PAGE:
The Buy-and-Holders believe that investors act rationally to ensure that mispricings are quickly exploited for profit and thereby eliminated. The Buy-and-Hold Model hangs together. Unfortunately, it cannot be reconciled with Shiller’s finding of a strong correlation between today’s P/E10 level and the market price that applies in 10 years. If price changes were caused by unforeseen economic developments, as the Buy-and-Holders theorize, there should be no correlation between today’s P/E10 level and the price that applies 10 years out. Yet there has been a strong correlation for 145 years now. That’s as far back as we have records.

So the Buy-and-Holders are wrong.

If price changes are caused by investor emotion (with economic developments playing a secondary role because economic developments influence shifts in investor emotion), Shiller’s finding makes sense.

But why isn’t there predictability in the short term  as well as in the long term?

There is a force causing the market to set prices at fair-value levels in the long term. That is what markets do. The purpose of a market is to set prices properly. Long-term timing always works because the market couldn’t continue to function if it did not.

That force does not apply in the short term. In the short term, human emotion can set prices wherever it wants to set them.

Bogle was right to see that prices had gotten a bit out of hand in the early 1990s. But he was wrong to think that the market would necessarily take action to set things right in one or two or three years.

Shiller was right to anticipate in 1996 that investors going with high stock allocations would regret them within 10 years but he was wrong to feel as certain as he did that the price crash would arrive by then. The bull that ended in 2000 was the biggest bull in U.S. history. We didn’t see a full-out price crash until September 2008, twelve years from the date of Shiller’s testimony. He got the important thing right but was a bit off re one technical point (the precise timing of the crash).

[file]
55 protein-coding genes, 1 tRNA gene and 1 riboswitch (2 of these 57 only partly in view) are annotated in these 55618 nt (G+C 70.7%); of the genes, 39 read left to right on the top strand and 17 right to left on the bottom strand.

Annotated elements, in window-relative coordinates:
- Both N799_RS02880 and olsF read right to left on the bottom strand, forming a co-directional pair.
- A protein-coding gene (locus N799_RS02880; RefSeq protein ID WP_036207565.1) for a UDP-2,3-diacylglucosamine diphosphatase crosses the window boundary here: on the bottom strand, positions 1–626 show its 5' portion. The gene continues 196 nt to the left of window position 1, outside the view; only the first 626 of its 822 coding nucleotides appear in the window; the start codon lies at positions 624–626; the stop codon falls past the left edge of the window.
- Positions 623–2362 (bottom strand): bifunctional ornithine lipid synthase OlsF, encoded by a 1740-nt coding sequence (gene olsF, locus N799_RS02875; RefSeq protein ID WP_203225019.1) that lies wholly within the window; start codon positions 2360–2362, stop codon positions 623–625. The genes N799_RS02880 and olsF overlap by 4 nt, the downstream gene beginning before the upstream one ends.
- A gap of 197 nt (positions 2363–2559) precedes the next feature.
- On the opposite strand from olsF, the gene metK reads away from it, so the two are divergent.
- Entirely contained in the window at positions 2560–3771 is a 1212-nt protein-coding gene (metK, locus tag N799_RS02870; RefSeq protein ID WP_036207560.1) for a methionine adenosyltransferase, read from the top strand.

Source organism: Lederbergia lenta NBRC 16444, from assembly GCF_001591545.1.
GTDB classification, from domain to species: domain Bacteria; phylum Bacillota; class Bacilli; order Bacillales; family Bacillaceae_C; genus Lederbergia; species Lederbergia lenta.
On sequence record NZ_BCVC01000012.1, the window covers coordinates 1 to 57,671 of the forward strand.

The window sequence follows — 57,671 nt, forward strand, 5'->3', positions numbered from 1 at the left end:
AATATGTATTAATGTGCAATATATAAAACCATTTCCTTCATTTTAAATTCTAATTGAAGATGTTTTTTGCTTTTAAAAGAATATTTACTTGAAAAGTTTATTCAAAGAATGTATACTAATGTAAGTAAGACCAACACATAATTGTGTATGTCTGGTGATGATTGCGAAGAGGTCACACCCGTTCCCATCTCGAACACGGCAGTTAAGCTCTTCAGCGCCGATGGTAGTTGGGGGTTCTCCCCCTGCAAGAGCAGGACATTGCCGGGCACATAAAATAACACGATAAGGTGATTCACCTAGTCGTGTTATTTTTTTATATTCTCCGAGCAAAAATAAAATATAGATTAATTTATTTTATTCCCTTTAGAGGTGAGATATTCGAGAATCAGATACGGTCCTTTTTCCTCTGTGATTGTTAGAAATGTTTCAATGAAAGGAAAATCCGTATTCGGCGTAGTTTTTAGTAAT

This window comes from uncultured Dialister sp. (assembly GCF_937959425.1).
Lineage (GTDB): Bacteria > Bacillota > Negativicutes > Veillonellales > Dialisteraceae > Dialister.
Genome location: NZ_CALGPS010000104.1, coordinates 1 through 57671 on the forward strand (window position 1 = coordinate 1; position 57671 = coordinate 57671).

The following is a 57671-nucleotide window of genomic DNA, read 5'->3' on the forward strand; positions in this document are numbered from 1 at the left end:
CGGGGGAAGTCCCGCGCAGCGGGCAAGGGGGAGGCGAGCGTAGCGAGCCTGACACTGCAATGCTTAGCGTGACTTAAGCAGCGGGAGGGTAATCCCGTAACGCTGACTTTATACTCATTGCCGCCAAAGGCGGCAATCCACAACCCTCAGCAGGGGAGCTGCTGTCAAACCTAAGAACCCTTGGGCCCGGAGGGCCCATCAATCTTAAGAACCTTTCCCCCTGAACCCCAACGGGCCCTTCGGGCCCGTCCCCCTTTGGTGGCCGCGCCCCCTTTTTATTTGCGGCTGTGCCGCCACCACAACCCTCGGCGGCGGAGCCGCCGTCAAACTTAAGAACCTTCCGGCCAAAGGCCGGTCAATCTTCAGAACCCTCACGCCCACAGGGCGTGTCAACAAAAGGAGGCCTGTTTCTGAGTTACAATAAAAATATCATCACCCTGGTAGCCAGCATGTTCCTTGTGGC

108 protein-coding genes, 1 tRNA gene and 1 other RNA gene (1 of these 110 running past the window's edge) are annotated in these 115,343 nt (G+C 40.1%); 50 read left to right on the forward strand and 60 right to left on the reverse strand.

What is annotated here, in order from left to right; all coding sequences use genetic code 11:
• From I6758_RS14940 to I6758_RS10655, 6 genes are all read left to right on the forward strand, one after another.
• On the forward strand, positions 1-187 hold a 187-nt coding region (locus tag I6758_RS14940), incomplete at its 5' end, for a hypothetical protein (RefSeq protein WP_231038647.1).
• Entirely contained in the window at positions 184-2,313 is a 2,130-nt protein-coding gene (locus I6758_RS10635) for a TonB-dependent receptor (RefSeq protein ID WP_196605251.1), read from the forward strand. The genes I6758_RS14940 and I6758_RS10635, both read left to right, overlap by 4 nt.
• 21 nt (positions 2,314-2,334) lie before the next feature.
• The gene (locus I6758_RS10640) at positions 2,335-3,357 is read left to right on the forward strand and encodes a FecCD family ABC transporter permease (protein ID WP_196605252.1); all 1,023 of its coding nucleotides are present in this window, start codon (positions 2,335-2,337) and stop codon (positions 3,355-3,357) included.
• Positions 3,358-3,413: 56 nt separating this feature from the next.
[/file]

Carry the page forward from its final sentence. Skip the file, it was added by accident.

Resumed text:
I think Shiller will eventually be proven right re his prediction that it would not be safe to re-invest in stocks until the P/E10 level dropped below 10. Again, he was right about the important matter and wrong re the technical timing point.The drop to a P/E10 below 10 is still “priced in” to the market today.

I may or may not be proven wrong re my prediction that we will see a crash by the end of 2016. But investors who focus on the timing of the next crash are focused on the wrong thing. it doesn’t matter so much whether the crash comes in 2015, 2016 or 2017. What matters is whether it comes or not. I believe (although I of course cannot be sure) that I will be proven right re that point.

We cannot predict short-term market developments. So we cannot predict with precision even long-term market developments. But we can say that stocks are more risky as prices rise. And the strategic implications of that critical insight stretch in many directions.

Rob Bennett’s bio is here.